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Vitamin C Content of Refrigerated, Commercially Available Orange Juice From Organically Grown and Conventionally Grown Oranges Is Not Different

Freedman, Marjorie R. PhD; Mirabrishami, Mandana MS

doi: 10.1097/NT.0000000000000126
Food and Nutrition

Some consumers believe that organically grown foods, as compared with conventionally grown foods, are more nutritious. Because orange juice is an excellent source of vitamin C, this study specifically compared the vitamin C concentration of commercially available refrigerated 100% orange juice from organically grown versus conventionally grown oranges. Vitamin C contents of 30 samples (3 different lot numbers from 10 different brands) of pulp-free, not from concentrate 100% orange juice were tested using the Association of Official Analytical Chemists method. Irrespective of expiration dates, there was no difference in vitamin C content of 100% juice from organically grown oranges as compared with conventionally grown oranges. Consumers should keep this in mind when making their purchasing decisions.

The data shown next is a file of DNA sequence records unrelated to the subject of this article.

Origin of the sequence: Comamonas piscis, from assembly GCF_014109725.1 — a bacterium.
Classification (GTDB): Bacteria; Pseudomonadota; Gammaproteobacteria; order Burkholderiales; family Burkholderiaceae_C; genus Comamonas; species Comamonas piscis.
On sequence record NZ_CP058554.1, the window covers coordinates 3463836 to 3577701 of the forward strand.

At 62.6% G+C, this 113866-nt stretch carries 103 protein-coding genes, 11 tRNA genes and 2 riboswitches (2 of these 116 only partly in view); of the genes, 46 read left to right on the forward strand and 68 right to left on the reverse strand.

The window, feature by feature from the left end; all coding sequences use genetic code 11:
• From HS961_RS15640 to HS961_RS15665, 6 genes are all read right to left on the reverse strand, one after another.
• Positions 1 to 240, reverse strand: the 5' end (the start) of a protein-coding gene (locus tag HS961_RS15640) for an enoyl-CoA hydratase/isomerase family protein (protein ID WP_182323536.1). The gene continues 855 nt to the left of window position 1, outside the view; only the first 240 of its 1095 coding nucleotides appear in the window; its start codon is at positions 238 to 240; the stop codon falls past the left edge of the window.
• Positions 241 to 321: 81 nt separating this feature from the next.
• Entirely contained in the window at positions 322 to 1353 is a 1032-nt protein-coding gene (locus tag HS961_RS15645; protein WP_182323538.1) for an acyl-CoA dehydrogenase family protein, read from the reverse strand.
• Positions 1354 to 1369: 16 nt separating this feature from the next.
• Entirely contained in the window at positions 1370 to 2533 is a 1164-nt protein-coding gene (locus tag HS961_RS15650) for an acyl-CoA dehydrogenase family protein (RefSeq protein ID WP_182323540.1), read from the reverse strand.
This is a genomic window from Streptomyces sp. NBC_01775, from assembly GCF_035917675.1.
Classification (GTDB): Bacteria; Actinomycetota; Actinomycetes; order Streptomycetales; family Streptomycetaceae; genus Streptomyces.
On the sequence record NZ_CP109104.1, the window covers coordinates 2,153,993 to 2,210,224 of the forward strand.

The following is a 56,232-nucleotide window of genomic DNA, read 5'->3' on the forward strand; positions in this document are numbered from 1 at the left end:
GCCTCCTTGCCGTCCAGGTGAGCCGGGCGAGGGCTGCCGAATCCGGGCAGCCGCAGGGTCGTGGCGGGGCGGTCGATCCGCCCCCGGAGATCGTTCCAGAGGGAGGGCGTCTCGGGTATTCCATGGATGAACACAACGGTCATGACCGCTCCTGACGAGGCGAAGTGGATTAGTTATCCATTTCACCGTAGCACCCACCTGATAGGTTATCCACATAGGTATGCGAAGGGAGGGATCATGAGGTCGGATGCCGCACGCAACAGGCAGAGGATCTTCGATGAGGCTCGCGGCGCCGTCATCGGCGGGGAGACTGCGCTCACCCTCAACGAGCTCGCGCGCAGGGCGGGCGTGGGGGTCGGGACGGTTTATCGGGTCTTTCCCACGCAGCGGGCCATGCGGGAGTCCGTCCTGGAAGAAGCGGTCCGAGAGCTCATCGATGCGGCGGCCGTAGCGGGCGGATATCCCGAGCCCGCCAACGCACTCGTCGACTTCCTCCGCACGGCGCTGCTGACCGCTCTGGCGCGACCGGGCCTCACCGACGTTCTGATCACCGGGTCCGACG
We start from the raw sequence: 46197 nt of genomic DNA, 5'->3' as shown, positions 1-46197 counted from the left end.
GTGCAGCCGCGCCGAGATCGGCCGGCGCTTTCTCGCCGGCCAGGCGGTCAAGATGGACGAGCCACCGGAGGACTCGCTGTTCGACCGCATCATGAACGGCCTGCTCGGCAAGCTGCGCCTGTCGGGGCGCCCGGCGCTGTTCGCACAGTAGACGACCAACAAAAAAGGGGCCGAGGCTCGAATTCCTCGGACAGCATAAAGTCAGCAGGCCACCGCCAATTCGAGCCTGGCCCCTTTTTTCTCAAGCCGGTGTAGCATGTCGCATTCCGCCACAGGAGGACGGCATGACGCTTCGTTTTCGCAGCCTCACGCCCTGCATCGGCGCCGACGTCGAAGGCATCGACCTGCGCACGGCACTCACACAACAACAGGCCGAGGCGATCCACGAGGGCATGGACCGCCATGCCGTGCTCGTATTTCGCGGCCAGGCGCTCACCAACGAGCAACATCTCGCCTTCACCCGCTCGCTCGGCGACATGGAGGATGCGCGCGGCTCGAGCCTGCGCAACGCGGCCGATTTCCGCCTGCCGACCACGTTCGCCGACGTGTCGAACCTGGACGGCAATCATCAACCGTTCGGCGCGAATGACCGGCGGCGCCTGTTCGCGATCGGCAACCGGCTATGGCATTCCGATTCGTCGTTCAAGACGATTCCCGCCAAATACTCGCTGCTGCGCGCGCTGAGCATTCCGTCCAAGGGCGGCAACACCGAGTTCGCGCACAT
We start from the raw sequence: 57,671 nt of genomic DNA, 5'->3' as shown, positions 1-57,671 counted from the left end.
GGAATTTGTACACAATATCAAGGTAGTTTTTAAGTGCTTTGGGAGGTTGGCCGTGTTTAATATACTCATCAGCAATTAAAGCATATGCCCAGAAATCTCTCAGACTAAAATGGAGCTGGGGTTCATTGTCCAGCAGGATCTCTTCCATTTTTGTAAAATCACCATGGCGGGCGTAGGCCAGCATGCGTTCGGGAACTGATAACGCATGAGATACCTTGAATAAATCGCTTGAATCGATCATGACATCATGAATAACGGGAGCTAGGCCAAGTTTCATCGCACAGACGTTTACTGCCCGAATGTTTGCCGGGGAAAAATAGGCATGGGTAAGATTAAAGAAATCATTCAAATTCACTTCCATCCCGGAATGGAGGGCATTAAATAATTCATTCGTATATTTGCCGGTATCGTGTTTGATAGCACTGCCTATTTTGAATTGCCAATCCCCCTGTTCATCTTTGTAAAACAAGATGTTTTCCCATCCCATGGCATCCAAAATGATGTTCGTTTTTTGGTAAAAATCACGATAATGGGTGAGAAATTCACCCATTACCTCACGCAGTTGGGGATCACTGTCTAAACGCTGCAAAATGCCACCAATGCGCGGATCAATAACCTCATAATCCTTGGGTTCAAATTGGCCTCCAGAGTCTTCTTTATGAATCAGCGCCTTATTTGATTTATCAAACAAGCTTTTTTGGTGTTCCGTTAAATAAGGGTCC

Marjorie R. Freedman, PhD, is an associate professor at the Department of Nutrition, Food Science & Packaging, San Jose State University, California. She has worked in in the field of nutrition for almost 30 years. Prior to coming to SJSU, Dr. Freedman had experience working in the food industry, for a non-profit educational company, as a nutrition consultant for private organizations and individuals. She has conducted research on environmental correlates of obesity, nutrition labeling, portion size, food insecurity, community nutrition and nutrition education. She has been an outspoken advocate for environmental and policy changes that impact wellness. Dr Freedman also has an interest in nutrition policy. She started the Spartan Smart Cart and a CSA program on campus as part of her goal to make San Jose State University a “healthy” campus.

Mandana Mirabrishami, MS, was a graduate student in the Department of Nutrition, Food Science, and Packaging, San Jose State University, California, when this work was conducted.

This study has no sources of support.

The authors have no conflicts of interest to disclose.

Correspondence: Marjorie R. Freedman, PhD, Department of Nutrition, Food Science & Packaging, San Jose State University, One Washington Square, San Jose, CA 95192 (

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